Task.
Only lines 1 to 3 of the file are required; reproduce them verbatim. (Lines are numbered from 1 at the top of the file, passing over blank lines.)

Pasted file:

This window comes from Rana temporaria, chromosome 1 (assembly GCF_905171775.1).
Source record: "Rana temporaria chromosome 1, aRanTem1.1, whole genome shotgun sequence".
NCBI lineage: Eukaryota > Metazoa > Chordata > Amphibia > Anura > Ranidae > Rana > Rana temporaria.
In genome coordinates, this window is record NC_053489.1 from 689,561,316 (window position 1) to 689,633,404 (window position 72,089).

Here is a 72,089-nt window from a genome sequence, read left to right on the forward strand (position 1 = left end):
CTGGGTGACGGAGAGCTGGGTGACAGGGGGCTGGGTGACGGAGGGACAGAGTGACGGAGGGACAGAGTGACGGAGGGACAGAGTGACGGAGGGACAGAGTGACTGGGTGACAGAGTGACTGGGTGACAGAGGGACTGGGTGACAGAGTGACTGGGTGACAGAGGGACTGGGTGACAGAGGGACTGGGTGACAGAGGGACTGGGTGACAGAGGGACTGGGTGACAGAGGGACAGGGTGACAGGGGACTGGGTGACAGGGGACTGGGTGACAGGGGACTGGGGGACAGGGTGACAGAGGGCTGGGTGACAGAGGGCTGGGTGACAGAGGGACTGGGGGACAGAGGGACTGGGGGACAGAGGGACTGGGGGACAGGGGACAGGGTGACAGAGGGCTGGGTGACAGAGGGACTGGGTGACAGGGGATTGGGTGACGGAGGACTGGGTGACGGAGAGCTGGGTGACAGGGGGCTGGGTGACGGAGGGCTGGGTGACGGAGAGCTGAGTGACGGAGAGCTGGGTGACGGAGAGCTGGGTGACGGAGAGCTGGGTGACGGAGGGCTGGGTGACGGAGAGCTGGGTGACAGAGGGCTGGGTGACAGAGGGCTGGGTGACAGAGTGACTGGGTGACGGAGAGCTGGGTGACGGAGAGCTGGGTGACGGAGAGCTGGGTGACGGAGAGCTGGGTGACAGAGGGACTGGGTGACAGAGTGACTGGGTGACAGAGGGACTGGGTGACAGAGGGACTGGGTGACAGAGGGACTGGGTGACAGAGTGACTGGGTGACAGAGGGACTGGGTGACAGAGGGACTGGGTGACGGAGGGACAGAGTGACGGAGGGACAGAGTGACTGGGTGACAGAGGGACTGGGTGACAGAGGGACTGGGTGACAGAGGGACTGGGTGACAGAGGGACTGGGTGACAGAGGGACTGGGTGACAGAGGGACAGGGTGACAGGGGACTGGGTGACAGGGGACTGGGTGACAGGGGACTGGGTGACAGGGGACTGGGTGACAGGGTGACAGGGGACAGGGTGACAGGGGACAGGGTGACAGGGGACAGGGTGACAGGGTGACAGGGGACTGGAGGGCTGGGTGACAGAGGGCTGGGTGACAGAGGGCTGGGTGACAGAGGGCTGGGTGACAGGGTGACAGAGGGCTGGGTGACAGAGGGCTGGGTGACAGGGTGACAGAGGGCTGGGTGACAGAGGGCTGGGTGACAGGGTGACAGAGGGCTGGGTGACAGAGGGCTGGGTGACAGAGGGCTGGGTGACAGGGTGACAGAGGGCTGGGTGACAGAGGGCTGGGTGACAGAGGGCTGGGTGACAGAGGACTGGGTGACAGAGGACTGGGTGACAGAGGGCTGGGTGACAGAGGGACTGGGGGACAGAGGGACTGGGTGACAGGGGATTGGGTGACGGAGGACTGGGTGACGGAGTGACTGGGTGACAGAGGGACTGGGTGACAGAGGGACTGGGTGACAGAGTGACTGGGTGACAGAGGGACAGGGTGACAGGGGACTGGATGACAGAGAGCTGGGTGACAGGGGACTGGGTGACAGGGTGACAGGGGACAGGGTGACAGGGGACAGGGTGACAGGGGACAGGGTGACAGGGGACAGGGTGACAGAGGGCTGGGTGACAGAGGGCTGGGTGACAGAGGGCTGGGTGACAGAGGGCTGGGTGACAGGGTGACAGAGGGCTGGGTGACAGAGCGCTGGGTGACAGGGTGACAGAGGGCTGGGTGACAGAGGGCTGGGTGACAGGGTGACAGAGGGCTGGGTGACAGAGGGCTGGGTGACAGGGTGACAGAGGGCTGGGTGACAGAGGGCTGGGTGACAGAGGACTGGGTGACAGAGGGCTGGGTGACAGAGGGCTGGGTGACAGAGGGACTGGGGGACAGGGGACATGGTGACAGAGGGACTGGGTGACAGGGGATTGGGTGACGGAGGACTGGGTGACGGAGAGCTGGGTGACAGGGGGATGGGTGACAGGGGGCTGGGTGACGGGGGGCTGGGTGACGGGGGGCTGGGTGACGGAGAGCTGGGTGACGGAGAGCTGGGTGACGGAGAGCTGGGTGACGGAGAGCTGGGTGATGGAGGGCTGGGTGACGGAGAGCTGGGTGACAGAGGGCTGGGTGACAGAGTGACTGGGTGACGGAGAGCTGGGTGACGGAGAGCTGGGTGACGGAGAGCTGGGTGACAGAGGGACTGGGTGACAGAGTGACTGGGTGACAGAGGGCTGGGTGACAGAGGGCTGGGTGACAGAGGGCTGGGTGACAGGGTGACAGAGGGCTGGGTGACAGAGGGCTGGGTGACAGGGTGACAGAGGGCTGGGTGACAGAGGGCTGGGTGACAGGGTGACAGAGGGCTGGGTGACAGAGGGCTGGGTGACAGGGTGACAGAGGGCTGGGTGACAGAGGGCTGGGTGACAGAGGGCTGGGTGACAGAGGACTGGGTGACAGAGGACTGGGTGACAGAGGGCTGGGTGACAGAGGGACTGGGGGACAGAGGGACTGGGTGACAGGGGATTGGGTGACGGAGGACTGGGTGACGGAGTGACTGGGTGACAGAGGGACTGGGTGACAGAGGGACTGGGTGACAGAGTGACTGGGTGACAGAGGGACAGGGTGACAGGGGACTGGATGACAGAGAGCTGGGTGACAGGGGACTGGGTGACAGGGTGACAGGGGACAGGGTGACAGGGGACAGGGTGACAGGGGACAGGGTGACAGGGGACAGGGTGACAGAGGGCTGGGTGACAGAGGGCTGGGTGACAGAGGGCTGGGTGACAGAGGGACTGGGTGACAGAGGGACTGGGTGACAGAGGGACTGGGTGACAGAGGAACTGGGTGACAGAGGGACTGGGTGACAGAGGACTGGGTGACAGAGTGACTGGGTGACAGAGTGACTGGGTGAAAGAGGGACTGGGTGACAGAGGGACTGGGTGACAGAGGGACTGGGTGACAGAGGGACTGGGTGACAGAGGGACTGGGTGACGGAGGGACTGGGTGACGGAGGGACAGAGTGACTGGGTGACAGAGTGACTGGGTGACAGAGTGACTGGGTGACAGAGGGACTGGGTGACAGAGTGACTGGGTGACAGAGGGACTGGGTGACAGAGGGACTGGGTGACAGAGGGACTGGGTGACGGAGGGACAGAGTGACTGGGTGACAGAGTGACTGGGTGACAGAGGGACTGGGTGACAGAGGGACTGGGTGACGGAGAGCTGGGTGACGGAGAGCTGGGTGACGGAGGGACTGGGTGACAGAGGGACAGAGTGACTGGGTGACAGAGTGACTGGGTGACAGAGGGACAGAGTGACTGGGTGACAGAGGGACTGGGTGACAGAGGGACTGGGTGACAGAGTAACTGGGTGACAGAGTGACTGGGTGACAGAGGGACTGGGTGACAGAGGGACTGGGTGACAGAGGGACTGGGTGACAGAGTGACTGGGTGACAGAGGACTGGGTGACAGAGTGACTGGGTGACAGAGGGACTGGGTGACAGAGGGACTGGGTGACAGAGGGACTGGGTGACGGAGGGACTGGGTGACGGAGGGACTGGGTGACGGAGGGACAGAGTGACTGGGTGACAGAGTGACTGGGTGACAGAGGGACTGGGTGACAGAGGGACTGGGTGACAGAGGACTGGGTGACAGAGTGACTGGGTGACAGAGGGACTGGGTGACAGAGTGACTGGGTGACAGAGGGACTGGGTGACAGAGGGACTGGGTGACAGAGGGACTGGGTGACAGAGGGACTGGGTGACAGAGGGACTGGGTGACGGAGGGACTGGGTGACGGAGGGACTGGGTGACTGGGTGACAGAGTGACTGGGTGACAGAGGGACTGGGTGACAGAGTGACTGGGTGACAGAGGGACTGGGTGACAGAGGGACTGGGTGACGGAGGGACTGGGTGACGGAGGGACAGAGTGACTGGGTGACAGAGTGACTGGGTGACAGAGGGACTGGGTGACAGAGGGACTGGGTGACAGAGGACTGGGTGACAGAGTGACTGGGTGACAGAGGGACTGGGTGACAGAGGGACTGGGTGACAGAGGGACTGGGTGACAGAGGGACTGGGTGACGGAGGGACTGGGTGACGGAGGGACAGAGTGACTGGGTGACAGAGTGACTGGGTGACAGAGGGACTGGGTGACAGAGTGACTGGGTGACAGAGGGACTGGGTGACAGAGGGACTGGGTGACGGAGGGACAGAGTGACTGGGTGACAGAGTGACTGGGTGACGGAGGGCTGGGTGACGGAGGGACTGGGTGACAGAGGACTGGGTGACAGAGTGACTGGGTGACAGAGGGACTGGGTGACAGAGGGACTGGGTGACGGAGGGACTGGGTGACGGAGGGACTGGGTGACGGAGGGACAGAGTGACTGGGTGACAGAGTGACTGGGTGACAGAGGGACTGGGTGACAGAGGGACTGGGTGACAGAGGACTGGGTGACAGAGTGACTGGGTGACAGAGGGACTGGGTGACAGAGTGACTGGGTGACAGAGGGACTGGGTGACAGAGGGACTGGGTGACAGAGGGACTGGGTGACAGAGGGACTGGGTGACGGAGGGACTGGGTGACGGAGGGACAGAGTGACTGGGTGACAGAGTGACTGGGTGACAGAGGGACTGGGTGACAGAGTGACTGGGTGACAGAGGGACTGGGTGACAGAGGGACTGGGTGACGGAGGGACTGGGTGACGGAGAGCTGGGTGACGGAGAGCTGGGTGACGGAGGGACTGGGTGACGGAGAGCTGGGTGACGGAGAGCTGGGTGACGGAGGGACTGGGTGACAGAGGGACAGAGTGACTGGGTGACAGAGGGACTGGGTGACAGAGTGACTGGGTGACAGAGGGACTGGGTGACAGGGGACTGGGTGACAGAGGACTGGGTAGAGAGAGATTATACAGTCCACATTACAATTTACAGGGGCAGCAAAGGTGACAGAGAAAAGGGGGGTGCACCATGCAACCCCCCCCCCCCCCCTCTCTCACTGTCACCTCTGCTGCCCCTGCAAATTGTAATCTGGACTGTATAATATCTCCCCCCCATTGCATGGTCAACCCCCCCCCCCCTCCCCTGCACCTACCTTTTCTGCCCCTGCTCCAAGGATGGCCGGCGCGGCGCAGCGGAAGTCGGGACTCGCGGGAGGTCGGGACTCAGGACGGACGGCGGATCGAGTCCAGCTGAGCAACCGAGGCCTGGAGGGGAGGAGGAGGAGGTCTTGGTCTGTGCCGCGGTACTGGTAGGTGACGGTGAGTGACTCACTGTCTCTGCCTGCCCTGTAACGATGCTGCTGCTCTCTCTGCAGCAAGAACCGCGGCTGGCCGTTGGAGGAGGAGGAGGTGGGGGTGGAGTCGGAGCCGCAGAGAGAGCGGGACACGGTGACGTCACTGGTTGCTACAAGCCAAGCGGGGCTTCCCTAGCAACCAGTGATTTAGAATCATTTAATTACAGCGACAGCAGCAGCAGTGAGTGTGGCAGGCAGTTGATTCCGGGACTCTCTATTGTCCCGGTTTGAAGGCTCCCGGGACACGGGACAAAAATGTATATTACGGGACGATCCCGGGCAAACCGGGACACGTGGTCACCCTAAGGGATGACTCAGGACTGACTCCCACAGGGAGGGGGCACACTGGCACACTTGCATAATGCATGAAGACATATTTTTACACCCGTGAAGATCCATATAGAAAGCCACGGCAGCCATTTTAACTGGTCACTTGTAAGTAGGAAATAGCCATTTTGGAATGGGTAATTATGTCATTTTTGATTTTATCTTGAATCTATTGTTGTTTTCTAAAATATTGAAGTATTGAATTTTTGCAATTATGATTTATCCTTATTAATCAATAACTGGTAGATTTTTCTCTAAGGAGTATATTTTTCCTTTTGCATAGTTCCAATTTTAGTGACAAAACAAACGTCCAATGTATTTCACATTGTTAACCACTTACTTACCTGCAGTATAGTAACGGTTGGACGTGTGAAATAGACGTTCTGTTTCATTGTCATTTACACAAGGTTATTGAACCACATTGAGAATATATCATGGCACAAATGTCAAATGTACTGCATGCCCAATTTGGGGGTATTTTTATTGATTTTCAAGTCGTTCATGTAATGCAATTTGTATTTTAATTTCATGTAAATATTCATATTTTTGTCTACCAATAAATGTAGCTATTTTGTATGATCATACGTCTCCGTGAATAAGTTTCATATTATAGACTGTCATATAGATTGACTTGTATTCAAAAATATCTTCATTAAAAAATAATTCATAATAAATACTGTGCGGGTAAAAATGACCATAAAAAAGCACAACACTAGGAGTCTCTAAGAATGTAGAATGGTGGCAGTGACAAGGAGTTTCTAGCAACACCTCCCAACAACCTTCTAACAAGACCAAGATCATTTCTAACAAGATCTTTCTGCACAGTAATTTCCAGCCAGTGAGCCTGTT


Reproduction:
This window comes from Rana temporaria, chromosome 1 (assembly GCF_905171775.1).
Source record: "Rana temporaria chromosome 1, aRanTem1.1, whole genome shotgun sequence".
NCBI lineage: Eukaryota > Metazoa > Chordata > Amphibia > Anura > Ranidae > Rana > Rana temporaria.